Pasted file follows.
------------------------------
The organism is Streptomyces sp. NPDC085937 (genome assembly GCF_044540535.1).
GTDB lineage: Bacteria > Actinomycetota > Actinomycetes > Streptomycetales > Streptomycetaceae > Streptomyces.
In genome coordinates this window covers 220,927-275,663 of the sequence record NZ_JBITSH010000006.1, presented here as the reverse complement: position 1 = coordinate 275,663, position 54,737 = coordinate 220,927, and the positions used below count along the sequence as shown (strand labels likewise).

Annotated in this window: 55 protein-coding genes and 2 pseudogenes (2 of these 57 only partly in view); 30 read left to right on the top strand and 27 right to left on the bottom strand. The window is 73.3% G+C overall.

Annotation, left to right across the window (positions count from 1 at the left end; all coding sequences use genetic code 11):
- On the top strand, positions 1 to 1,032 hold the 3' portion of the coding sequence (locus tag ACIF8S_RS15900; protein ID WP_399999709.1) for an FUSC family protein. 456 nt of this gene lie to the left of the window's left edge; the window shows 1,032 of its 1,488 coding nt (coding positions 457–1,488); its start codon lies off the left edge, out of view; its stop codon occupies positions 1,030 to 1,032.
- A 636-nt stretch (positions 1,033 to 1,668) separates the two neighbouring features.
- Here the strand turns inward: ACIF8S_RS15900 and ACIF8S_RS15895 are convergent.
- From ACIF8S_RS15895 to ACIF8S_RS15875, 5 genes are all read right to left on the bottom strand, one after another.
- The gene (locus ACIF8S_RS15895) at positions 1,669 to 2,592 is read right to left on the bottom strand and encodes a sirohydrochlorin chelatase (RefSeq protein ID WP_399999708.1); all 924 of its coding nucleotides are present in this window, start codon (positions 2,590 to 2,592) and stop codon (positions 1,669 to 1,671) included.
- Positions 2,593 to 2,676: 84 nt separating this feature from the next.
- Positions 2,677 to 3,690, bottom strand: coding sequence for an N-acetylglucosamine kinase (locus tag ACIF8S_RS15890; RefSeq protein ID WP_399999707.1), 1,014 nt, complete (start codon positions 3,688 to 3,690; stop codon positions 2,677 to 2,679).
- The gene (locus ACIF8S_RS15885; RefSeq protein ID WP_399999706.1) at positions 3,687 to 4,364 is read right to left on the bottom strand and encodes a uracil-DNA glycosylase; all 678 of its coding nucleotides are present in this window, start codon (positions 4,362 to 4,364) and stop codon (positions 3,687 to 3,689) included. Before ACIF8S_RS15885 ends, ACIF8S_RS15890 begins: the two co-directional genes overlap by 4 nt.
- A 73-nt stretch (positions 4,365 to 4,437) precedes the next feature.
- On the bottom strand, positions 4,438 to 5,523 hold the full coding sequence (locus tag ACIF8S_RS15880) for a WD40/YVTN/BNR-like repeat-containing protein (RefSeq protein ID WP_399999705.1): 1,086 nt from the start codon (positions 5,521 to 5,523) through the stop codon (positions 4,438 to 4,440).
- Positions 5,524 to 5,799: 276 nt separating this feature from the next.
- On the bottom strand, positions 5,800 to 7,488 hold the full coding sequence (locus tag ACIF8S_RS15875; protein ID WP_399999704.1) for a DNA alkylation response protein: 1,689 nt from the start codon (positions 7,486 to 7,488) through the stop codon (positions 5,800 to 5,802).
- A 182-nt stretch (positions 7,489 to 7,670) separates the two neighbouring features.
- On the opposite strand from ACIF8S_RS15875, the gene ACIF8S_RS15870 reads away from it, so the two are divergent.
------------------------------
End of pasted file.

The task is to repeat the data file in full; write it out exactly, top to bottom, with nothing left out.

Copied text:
The organism is Streptomyces sp. NPDC085937 (genome assembly GCF_044540535.1).
GTDB lineage: Bacteria > Actinomycetota > Actinomycetes > Streptomycetales > Streptomycetaceae > Streptomyces.
In genome coordinates this window covers 220,927-275,663 of the sequence record NZ_JBITSH010000006.1, presented here as the reverse complement: position 1 = coordinate 275,663, position 54,737 = coordinate 220,927, and the positions used below count along the sequence as shown (strand labels likewise).

Annotated in this window: 55 protein-coding genes and 2 pseudogenes (2 of these 57 only partly in view); 30 read left to right on the top strand and 27 right to left on the bottom strand. The window is 73.3% G+C overall.

Annotation, left to right across the window (positions count from 1 at the left end; all coding sequences use genetic code 11):
- On the top strand, positions 1 to 1,032 hold the 3' portion of the coding sequence (locus tag ACIF8S_RS15900; protein ID WP_399999709.1) for an FUSC family protein. 456 nt of this gene lie to the left of the window's left edge; the window shows 1,032 of its 1,488 coding nt (coding positions 457–1,488); its start codon lies off the left edge, out of view; its stop codon occupies positions 1,030 to 1,032.
- A 636-nt stretch (positions 1,033 to 1,668) separates the two neighbouring features.
- Here the strand turns inward: ACIF8S_RS15900 and ACIF8S_RS15895 are convergent.
- From ACIF8S_RS15895 to ACIF8S_RS15875, 5 genes are all read right to left on the bottom strand, one after another.
- The gene (locus ACIF8S_RS15895) at positions 1,669 to 2,592 is read right to left on the bottom strand and encodes a sirohydrochlorin chelatase (RefSeq protein ID WP_399999708.1); all 924 of its coding nucleotides are present in this window, start codon (positions 2,590 to 2,592) and stop codon (positions 1,669 to 1,671) included.
- Positions 2,593 to 2,676: 84 nt separating this feature from the next.
- Positions 2,677 to 3,690, bottom strand: coding sequence for an N-acetylglucosamine kinase (locus tag ACIF8S_RS15890; RefSeq protein ID WP_399999707.1), 1,014 nt, complete (start codon positions 3,688 to 3,690; stop codon positions 2,677 to 2,679).
- The gene (locus ACIF8S_RS15885; RefSeq protein ID WP_399999706.1) at positions 3,687 to 4,364 is read right to left on the bottom strand and encodes a uracil-DNA glycosylase; all 678 of its coding nucleotides are present in this window, start codon (positions 4,362 to 4,364) and stop codon (positions 3,687 to 3,689) included. Before ACIF8S_RS15885 ends, ACIF8S_RS15890 begins: the two co-directional genes overlap by 4 nt.
- A 73-nt stretch (positions 4,365 to 4,437) precedes the next feature.
- On the bottom strand, positions 4,438 to 5,523 hold the full coding sequence (locus tag ACIF8S_RS15880) for a WD40/YVTN/BNR-like repeat-containing protein (RefSeq protein ID WP_399999705.1): 1,086 nt from the start codon (positions 5,521 to 5,523) through the stop codon (positions 4,438 to 4,440).
- Positions 5,524 to 5,799: 276 nt separating this feature from the next.
- On the bottom strand, positions 5,800 to 7,488 hold the full coding sequence (locus tag ACIF8S_RS15875; protein ID WP_399999704.1) for a DNA alkylation response protein: 1,689 nt from the start codon (positions 7,486 to 7,488) through the stop codon (positions 5,800 to 5,802).
- A 182-nt stretch (positions 7,489 to 7,670) separates the two neighbouring features.
- On the opposite strand from ACIF8S_RS15875, the gene ACIF8S_RS15870 reads away from it, so the two are divergent.